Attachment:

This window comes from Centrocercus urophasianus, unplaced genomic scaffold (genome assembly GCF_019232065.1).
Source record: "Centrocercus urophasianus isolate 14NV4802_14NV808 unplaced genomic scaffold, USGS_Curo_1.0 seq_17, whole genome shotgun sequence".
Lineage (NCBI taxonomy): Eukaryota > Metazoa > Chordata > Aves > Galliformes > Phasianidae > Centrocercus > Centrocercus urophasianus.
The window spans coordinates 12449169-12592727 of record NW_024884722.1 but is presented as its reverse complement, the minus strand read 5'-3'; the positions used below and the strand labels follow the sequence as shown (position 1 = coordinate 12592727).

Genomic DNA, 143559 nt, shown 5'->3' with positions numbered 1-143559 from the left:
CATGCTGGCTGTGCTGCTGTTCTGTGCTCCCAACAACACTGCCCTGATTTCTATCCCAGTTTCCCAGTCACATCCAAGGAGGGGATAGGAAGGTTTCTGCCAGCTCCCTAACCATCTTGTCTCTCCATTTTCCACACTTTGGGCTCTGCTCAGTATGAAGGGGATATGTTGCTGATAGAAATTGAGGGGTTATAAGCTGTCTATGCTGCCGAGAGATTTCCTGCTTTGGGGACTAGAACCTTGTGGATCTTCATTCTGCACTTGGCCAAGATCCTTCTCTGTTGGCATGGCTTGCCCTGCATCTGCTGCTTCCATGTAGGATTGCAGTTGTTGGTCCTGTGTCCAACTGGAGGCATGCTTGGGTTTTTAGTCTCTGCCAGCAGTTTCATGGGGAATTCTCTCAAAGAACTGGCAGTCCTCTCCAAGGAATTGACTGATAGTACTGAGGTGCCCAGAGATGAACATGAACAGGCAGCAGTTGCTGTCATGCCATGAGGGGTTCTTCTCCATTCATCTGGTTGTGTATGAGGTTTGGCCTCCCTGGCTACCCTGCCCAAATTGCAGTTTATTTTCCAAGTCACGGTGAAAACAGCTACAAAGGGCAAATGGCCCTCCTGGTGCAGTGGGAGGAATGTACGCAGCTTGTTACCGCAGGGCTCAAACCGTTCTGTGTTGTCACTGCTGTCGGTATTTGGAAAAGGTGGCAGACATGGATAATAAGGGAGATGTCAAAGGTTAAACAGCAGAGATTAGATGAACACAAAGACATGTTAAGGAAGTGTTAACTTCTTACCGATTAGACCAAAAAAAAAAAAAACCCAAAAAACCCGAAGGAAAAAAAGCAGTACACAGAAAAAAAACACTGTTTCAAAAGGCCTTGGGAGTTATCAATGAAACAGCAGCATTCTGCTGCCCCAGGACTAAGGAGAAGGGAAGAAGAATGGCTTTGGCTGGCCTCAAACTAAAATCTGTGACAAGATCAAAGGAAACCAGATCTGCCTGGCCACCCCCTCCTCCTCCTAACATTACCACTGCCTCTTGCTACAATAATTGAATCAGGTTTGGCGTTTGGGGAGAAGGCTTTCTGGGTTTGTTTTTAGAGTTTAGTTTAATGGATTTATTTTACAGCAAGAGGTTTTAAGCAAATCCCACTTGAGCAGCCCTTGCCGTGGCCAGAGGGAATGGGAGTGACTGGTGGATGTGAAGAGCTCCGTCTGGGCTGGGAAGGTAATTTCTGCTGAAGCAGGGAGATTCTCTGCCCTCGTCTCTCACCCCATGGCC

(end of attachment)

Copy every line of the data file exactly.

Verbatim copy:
This window comes from Centrocercus urophasianus, unplaced genomic scaffold (genome assembly GCF_019232065.1).
Source record: "Centrocercus urophasianus isolate 14NV4802_14NV808 unplaced genomic scaffold, USGS_Curo_1.0 seq_17, whole genome shotgun sequence".
Lineage (NCBI taxonomy): Eukaryota > Metazoa > Chordata > Aves > Galliformes > Phasianidae > Centrocercus > Centrocercus urophasianus.
The window spans coordinates 12449169-12592727 of record NW_024884722.1 but is presented as its reverse complement, the minus strand read 5'-3'; the positions used below and the strand labels follow the sequence as shown (position 1 = coordinate 12592727).

Genomic DNA, 143559 nt, shown 5'->3' with positions numbered 1-143559 from the left:
CATGCTGGCTGTGCTGCTGTTCTGTGCTCCCAACAACACTGCCCTGATTTCTATCCCAGTTTCCCAGTCACATCCAAGGAGGGGATAGGAAGGTTTCTGCCAGCTCCCTAACCATCTTGTCTCTCCATTTTCCACACTTTGGGCTCTGCTCAGTATGAAGGGGATATGTTGCTGATAGAAATTGAGGGGTTATAAGCTGTCTATGCTGCCGAGAGATTTCCTGCTTTGGGGACTAGAACCTTGTGGATCTTCATTCTGCACTTGGCCAAGATCCTTCTCTGTTGGCATGGCTTGCCCTGCATCTGCTGCTTCCATGTAGGATTGCAGTTGTTGGTCCTGTGTCCAACTGGAGGCATGCTTGGGTTTTTAGTCTCTGCCAGCAGTTTCATGGGGAATTCTCTCAAAGAACTGGCAGTCCTCTCCAAGGAATTGACTGATAGTACTGAGGTGCCCAGAGATGAACATGAACAGGCAGCAGTTGCTGTCATGCCATGAGGGGTTCTTCTCCATTCATCTGGTTGTGTATGAGGTTTGGCCTCCCTGGCTACCCTGCCCAAATTGCAGTTTATTTTCCAAGTCACGGTGAAAACAGCTACAAAGGGCAAATGGCCCTCCTGGTGCAGTGGGAGGAATGTACGCAGCTTGTTACCGCAGGGCTCAAACCGTTCTGTGTTGTCACTGCTGTCGGTATTTGGAAAAGGTGGCAGACATGGATAATAAGGGAGATGTCAAAGGTTAAACAGCAGAGATTAGATGAACACAAAGACATGTTAAGGAAGTGTTAACTTCTTACCGATTAGACCAAAAAAAAAAAAAACCCAAAAAACCCGAAGGAAAAAAAGCAGTACACAGAAAAAAAACACTGTTTCAAAAGGCCTTGGGAGTTATCAATGAAACAGCAGCATTCTGCTGCCCCAGGACTAAGGAGAAGGGAAGAAGAATGGCTTTGGCTGGCCTCAAACTAAAATCTGTGACAAGATCAAAGGAAACCAGATCTGCCTGGCCACCCCCTCCTCCTCCTAACATTACCACTGCCTCTTGCTACAATAATTGAATCAGGTTTGGCGTTTGGGGAGAAGGCTTTCTGGGTTTGTTTTTAGAGTTTAGTTTAATGGATTTATTTTACAGCAAGAGGTTTTAAGCAAATCCCACTTGAGCAGCCCTTGCCGTGGCCAGAGGGAATGGGAGTGACTGGTGGATGTGAAGAGCTCCGTCTGGGCTGGGAAGGTAATTTCTGCTGAAGCAGGGAGATTCTCTGCCCTCGTCTCTCACCCCATGGCC